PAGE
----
Want CNET to notify you of price drops and the latest stories?

Steve Wozniak’s Woz U is 'a $13,000 e-book,' former students say

The online program may not be living up to its promises, according to a CBS News investigation.

Marrian Zhou Staff Reporter
Marrian Zhou is a Beijing-born Californian living in New York City. She joined CNET as a staff reporter upon graduation from Columbia Journalism School. When Marrian is not reporting, she is probably binge watching, playing saxophone or eating hot pot.
Marrian Zhou
2 min read
Steve Wozniak

Steve Wozniak, co-founder of Apple with Steve Jobs and more recently creator of Woz U. 

James Martin/CNET

Steve Wozniak's Woz U may not give students the programming skills they need.

A number of former students and employees told CBS News the 33-week online program has many problems that make it not worth the $13,200 tuition fee. Wozniak, who co-founded Apple with Steve Jobs in 1976, launched the digital institute in 2017.

Among the complaints, former student Bill Duerr told CBS News that the course is like "a $13,000 e-book." The content reportedly has typos, "live lectures" are pre-recorded and outdated, student mentors lack qualifications, course content sometimes doesn't work or "just hyperlinks to Microsoft documents," or to Wikipedia. CBS News said it spoke with more than two dozen current and former Woz U students and employees. (Editors' note: CNET is owned by CBS.)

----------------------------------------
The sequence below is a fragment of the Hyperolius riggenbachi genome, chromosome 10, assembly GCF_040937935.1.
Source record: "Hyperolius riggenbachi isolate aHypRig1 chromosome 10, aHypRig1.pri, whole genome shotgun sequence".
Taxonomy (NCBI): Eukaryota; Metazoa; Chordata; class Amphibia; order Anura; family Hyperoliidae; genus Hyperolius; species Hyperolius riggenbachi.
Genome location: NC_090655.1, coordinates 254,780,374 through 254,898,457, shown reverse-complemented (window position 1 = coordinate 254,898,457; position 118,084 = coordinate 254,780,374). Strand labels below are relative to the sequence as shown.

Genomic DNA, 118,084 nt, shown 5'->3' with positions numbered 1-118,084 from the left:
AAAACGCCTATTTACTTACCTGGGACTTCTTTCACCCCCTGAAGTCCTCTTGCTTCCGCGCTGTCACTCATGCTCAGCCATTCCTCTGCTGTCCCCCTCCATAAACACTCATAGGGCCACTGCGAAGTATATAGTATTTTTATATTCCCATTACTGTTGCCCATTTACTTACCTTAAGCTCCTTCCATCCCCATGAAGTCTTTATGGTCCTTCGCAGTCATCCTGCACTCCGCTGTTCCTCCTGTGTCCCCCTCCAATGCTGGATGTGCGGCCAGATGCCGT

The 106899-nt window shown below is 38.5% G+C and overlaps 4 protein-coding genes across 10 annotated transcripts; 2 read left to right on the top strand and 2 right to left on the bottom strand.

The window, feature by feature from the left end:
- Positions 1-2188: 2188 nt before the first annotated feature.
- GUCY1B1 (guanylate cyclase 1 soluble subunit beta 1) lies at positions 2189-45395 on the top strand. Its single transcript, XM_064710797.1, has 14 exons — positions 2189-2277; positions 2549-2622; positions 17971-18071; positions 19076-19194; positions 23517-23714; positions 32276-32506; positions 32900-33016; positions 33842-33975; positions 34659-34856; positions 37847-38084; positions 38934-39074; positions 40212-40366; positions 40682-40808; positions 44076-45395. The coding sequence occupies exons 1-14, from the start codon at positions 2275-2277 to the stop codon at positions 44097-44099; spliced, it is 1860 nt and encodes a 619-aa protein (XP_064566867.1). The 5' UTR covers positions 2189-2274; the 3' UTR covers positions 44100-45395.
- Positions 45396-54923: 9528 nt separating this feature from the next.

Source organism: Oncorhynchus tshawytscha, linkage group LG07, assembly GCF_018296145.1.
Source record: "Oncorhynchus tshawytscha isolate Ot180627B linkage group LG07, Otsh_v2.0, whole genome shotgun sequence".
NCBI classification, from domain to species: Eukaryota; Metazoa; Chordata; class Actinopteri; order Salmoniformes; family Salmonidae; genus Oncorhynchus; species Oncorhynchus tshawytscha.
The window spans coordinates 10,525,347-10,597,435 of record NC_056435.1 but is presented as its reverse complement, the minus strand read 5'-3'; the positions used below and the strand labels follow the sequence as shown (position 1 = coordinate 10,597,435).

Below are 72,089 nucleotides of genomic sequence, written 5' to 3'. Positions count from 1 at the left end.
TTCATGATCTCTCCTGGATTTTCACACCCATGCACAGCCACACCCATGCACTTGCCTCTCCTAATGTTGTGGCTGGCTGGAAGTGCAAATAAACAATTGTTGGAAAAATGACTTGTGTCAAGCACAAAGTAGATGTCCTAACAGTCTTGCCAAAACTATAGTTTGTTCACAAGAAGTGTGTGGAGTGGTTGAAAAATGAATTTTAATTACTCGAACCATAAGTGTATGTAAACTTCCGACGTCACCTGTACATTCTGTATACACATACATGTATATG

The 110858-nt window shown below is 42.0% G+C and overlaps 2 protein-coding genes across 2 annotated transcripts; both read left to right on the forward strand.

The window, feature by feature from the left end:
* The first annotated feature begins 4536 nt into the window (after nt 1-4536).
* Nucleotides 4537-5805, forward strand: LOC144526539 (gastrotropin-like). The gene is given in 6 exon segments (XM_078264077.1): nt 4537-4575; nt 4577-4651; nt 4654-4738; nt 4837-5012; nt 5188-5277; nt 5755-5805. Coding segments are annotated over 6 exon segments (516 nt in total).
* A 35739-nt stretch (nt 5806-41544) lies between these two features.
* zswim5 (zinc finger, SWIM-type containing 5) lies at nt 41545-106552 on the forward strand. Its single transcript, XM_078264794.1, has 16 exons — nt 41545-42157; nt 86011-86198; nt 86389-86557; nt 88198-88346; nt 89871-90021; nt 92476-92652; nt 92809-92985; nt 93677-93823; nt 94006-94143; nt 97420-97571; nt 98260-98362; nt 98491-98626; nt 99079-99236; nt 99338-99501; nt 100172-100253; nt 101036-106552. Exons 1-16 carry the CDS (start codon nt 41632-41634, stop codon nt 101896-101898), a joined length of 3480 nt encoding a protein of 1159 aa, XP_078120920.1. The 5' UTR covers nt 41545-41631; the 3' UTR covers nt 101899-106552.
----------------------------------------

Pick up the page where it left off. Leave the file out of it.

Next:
"The opinions expressed, and comments made during the CBS News story are matters that we do not take lightly," said Chris Coleman, president of Woz U, in an email statement. "Student feedback is vital to us as we have developed our programs throughout the first year of Woz U and as we continue to refine the curriculum for our programs to enhance the learning experience for students. We have proceeded to address concerns during the early-stages of the company and have rectified them with improvements to our course offerings."

Tim Mionske, an enrollment counselor responsible for sales, told CBS News, "It's drive, drive, drive the sales" for people working at Woz U. "Your job's on the line."

"I would want [Wozniak] to really look more into -- is this really education or is this really about profit?" he said.

Representatives for Wozniak didn't immediately respond to a request for comment.